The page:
A human mission to Mars has been the subject of science fiction, engineering, and scientific proposals since the 19th century. The plans comprise proposals to land on Mars, eventually settling on and terraforming the planet, while utilizing its moons, Phobos and Deimos.
'Mars From Deimos' 1956. Hardy's description: 'The dumbell-shaped spaceship (designed by Arthur C. Clarke) shown in the previous 'space station' image has arrived, touching down lightly in the low gravity of Mars's little outer moon, Deimos. The polar cap is clearly visible, and at that time it was still considered possible that the dark areas on Mars were caused by vegetation, fed by the melting caps. On the right of the planet is Phobos, the inner moon. #mars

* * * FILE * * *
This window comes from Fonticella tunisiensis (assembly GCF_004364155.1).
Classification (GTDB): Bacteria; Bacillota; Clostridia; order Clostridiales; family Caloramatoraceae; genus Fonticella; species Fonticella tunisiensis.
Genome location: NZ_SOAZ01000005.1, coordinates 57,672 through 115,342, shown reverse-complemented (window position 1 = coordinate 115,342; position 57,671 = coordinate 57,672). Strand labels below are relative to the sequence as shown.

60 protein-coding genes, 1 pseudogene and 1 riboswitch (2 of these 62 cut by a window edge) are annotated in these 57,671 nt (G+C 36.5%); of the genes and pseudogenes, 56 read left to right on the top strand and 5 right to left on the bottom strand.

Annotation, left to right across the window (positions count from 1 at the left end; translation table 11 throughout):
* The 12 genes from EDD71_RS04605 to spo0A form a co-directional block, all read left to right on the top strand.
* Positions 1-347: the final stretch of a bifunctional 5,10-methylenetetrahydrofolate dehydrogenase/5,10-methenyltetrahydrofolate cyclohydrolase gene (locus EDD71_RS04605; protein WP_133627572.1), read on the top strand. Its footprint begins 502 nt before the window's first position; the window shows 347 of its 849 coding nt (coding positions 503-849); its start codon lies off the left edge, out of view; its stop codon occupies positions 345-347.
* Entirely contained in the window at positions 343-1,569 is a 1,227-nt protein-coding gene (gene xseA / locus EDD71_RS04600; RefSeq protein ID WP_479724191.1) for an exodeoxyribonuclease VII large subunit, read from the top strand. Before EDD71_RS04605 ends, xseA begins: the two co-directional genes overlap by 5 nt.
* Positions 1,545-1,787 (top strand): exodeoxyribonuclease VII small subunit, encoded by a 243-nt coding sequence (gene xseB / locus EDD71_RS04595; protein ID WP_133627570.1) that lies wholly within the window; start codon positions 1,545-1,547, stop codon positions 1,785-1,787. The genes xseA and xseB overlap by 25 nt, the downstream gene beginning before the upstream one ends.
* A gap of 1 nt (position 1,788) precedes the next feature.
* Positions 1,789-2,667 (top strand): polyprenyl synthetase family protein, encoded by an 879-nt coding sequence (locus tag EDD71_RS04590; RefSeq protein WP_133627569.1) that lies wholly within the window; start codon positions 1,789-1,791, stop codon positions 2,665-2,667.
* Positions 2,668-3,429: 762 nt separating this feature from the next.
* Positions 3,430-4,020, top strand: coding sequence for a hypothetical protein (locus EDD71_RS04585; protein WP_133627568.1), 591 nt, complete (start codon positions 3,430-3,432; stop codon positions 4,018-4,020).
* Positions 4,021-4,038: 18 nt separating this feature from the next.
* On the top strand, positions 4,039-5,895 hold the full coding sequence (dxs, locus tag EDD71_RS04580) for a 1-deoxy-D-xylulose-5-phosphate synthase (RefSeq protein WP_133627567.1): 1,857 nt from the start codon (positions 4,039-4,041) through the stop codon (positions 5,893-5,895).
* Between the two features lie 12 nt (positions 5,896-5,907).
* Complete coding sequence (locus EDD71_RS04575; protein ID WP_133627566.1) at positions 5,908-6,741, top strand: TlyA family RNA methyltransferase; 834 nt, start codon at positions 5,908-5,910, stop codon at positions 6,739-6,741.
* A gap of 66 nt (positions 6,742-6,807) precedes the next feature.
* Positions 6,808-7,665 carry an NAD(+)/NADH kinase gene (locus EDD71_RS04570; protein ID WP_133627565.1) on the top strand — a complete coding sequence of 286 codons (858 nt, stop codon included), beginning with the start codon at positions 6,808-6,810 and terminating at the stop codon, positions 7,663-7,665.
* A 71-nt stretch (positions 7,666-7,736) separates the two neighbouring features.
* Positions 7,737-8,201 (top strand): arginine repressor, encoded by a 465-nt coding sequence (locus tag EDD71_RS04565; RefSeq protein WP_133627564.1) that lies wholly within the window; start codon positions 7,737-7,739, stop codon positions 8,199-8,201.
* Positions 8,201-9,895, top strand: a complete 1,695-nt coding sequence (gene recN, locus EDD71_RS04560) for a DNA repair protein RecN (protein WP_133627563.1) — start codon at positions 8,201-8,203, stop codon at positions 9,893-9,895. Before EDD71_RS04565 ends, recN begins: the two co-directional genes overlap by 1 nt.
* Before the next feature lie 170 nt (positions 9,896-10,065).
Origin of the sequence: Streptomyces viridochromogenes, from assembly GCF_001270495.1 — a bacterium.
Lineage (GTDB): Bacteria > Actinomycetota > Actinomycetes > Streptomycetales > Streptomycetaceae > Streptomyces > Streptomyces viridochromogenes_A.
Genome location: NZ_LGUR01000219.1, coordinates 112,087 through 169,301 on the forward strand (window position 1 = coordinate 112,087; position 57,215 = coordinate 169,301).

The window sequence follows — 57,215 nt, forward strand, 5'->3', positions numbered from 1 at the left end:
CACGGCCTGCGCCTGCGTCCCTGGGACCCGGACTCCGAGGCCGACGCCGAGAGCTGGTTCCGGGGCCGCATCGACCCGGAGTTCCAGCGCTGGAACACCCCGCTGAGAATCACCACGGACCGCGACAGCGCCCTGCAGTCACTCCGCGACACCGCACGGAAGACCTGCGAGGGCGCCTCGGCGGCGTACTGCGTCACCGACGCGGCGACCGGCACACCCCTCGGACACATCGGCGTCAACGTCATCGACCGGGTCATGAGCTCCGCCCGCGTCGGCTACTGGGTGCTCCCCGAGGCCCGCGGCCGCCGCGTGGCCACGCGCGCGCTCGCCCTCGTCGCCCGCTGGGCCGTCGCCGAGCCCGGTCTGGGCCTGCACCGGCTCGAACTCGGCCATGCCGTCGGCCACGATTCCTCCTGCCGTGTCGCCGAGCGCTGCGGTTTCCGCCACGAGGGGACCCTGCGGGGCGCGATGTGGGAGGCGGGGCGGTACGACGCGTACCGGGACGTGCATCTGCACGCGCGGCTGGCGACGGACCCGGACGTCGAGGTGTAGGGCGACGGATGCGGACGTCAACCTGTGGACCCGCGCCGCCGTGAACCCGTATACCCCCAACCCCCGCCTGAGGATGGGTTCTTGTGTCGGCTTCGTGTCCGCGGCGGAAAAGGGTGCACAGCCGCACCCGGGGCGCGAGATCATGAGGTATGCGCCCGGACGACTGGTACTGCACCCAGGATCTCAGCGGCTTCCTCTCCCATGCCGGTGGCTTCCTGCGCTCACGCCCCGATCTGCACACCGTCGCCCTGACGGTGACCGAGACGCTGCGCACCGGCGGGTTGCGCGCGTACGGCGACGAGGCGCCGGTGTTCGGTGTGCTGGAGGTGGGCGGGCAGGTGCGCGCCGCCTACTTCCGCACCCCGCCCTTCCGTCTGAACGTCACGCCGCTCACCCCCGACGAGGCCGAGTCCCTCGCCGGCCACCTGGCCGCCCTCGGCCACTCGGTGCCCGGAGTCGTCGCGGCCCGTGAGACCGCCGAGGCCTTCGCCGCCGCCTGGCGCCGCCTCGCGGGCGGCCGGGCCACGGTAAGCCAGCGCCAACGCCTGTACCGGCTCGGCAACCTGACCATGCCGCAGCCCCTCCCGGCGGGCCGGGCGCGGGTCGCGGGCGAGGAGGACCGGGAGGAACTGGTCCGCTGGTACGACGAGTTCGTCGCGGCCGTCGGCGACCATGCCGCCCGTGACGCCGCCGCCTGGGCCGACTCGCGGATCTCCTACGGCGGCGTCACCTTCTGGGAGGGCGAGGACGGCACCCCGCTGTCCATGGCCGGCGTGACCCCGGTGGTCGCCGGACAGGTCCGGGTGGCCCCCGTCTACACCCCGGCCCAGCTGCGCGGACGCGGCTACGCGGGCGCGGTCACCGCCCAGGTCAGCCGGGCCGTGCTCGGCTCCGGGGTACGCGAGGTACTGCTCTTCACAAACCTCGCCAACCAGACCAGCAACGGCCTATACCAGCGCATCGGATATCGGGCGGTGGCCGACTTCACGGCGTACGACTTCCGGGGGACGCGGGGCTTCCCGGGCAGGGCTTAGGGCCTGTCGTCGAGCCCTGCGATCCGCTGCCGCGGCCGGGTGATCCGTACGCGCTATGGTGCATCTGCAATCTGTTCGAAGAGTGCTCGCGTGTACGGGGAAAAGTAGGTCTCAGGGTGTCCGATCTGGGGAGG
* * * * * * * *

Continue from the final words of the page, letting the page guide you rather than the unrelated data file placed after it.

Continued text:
Stickney Crater Image Credit: HiRISE, MRO, LPL (U. Arizona), NASA Stickney Crater, the largest crater on the martian moon Phobos, is named for Chloe Angeline Stickney Hall, mathematician and wife of astronomer Asaph Hall. Asaph Hall discovered both the Red Planet's moons in 1877. Over 9 kilometers across, Stickney is nearly half the diameter of Phobos itself, so large that the impact that blasted out the crater likely came close to shattering the tiny moon.